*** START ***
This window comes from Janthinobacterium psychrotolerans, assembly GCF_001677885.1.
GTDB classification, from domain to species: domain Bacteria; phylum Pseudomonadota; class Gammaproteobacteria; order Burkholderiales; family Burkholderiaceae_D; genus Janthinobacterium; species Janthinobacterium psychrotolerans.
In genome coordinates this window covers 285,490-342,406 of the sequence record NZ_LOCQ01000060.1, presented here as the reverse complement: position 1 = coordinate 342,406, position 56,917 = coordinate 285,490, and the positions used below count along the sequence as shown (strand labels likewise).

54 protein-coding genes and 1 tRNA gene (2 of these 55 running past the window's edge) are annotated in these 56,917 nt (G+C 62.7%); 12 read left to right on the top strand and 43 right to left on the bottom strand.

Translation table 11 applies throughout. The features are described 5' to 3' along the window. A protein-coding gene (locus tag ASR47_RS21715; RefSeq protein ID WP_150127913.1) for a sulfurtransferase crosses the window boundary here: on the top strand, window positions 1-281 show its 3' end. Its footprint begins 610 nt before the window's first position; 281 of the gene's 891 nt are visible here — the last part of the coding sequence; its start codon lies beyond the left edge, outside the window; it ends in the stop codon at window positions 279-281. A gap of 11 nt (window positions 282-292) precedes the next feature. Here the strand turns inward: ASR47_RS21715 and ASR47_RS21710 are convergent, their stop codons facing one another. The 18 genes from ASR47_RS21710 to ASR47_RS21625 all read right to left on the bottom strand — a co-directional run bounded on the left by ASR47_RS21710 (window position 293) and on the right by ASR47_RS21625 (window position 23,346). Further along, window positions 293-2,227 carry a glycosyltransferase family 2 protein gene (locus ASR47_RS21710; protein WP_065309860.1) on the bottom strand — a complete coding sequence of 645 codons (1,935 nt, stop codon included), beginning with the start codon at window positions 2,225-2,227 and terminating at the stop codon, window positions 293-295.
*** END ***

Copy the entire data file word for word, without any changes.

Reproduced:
This window comes from Janthinobacterium psychrotolerans, assembly GCF_001677885.1.
GTDB classification, from domain to species: domain Bacteria; phylum Pseudomonadota; class Gammaproteobacteria; order Burkholderiales; family Burkholderiaceae_D; genus Janthinobacterium; species Janthinobacterium psychrotolerans.
In genome coordinates this window covers 285,490-342,406 of the sequence record NZ_LOCQ01000060.1, presented here as the reverse complement: position 1 = coordinate 342,406, position 56,917 = coordinate 285,490, and the positions used below count along the sequence as shown (strand labels likewise).

54 protein-coding genes and 1 tRNA gene (2 of these 55 running past the window's edge) are annotated in these 56,917 nt (G+C 62.7%); 12 read left to right on the top strand and 43 right to left on the bottom strand.

Translation table 11 applies throughout. The features are described 5' to 3' along the window. A protein-coding gene (locus tag ASR47_RS21715; RefSeq protein ID WP_150127913.1) for a sulfurtransferase crosses the window boundary here: on the top strand, window positions 1-281 show its 3' end. Its footprint begins 610 nt before the window's first position; 281 of the gene's 891 nt are visible here — the last part of the coding sequence; its start codon lies beyond the left edge, outside the window; it ends in the stop codon at window positions 279-281. A gap of 11 nt (window positions 282-292) precedes the next feature. Here the strand turns inward: ASR47_RS21715 and ASR47_RS21710 are convergent, their stop codons facing one another. The 18 genes from ASR47_RS21710 to ASR47_RS21625 all read right to left on the bottom strand — a co-directional run bounded on the left by ASR47_RS21710 (window position 293) and on the right by ASR47_RS21625 (window position 23,346). Further along, window positions 293-2,227 carry a glycosyltransferase family 2 protein gene (locus ASR47_RS21710; protein WP_065309860.1) on the bottom strand — a complete coding sequence of 645 codons (1,935 nt, stop codon included), beginning with the start codon at window positions 2,225-2,227 and terminating at the stop codon, window positions 293-295.